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Old March 31, 2011, 09:14 PM   #1
glock4epton
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Never know whos there...

Just never know what kind of surprise is waiting for you when the doorbell rings at night. Guess its best to be extra careful when an unannounced visitor rings the bell at an odd time...So sad..


http://www.foxnews.com/us/2011/03/31...est=latestnews
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Old March 31, 2011, 09:56 PM   #2
eqlzr
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I have a shuttered (inside) window that gives me a sideways view out onto my front porch. I have a small heavy beveled leaded glass window at the very top of my heavy-duty front door which has two deadbolt locks on it. We live very close to a major thoroughfare in a "bohemian" neighborhood in a large city in CA, and there are often alerts from local police regarding some scammers or ne'er-do-wells making their way around the neighborhood trying to pull off some shenanigans. Nobody gets in my front door unless I know them and can clearly ID them in advance. The rest, I either ignore (usually they are some scruffy looking younger people with clipboards or boxes of stuff in their hands), or if they are clearly in some distress I may talk to them through the door without opening it.
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Old March 31, 2011, 10:32 PM   #3
lamarw
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I have two large dogs, and the door bell never rings. One is a bird dog which keeps me awake all day, and the other is a coon hound which keeps me awake all night. Of course, I don't have a full time neighbor within ten miles. (very slight exageration)

With the lack of sleep I am very angry all the time. I would not open the door at night without a pistol or shotgun at the ready.

All my family have my phone number.
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Old March 31, 2011, 10:37 PM   #4
Hiker 1
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Very sad. Sounds like he may have been targeted.
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Old March 31, 2011, 10:53 PM   #5
Rob228
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Quote:
I have two large dogs, and the door bell never rings. One is a bird dog which keeps me awake all day, and the other is a coon hound which keeps me awake all night. Of course, I don't have a full time neighbor within ten miles. (very slight exageration)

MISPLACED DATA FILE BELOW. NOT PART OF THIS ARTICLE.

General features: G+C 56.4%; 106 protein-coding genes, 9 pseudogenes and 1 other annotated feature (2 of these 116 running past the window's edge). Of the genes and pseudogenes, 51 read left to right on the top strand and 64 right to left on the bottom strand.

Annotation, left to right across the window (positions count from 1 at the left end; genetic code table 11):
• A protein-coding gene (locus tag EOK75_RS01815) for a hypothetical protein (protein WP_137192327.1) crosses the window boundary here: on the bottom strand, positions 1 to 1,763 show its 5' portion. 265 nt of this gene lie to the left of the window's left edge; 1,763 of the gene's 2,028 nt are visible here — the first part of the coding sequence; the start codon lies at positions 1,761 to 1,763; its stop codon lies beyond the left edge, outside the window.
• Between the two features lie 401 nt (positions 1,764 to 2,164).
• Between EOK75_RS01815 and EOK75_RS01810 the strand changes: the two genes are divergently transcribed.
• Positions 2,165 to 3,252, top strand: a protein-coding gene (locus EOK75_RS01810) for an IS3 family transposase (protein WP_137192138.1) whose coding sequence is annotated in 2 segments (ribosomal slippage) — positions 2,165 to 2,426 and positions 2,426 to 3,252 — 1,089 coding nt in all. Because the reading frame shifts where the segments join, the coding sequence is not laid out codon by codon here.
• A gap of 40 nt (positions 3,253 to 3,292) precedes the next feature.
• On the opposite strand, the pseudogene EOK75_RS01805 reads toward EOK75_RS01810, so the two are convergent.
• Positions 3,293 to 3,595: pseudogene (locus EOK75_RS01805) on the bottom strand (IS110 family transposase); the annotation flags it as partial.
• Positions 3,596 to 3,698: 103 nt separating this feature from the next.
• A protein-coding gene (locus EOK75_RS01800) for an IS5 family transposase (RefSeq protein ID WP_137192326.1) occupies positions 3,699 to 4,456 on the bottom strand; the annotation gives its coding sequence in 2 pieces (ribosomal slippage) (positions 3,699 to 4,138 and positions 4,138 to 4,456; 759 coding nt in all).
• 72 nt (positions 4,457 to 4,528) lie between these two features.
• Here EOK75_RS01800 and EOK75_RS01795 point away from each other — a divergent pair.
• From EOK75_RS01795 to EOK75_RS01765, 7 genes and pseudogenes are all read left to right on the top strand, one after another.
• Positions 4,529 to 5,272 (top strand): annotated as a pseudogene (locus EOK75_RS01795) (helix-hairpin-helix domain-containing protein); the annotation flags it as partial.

I have two Cattle dogs that do about the same. One is deaf and spends most of the time asleep, but the other one patrols the apartment from front to rear several times per hour. She will look out any window that she can, smell the front and rear doors and ensure that both my wife and I are safe and paying attention to her. No one gets within ten feet of either door without setting her off. I've even woken up at night to find her pacing between the doors. Dogs do make you sleep better, when they are not keeping you awake.
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Old March 31, 2011, 10:54 PM   #6
jibberjabber
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The days of opening a door for a stranger are gone for many of us.
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Old March 31, 2011, 11:54 PM   #7
SIGSHR
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Sounds like a hit. I have a peephole in the front door of my apartment, if I had my own house I would probably have an intercom, plus a floodlight I could control from inside.
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Old April 1, 2011, 04:51 AM   #8
ClayInTx
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For those of us not paranoid...

but know they’re out to get us:


A peephole in the door is a dangerous thing because although your door might be armor plated the peephole is nothing more than a glass lens which turns dark and lets the perp know you’re there as soon as you peep through it and one bullet through the peephole will enter your eye and blow out your brains.

I just thought I might throw out that tidbit to give us who know they’re out to get us something more to worry about.
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Old April 1, 2011, 07:45 AM   #9
DRBoyle
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In relation to ClayInTx's point about peepholes.

There are some small handheld devices out there that allow you to reverse the peephole. Security organisations have been known to use them to randomly spy on people.

Your point might explain why some people have installed cameras/cctv type setups. As simple and cheap as a fibre optic type device with a seperate screen to view things, with the eye out of harms way.

Heavy gauge security doors might be a good idea if for nothing else than a few precious seconds.
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Old April 1, 2011, 09:15 AM   #10
Pyzon
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And light up the person at the door before you open it, with good directed outward flood lights, motion detecting or switched from inside. dirtballs and ne'r do wells absolutely hate having lights in their eyes, but if the light is also in your eyes, the rest of your yard and walk and driveway will be too dark to see what is there.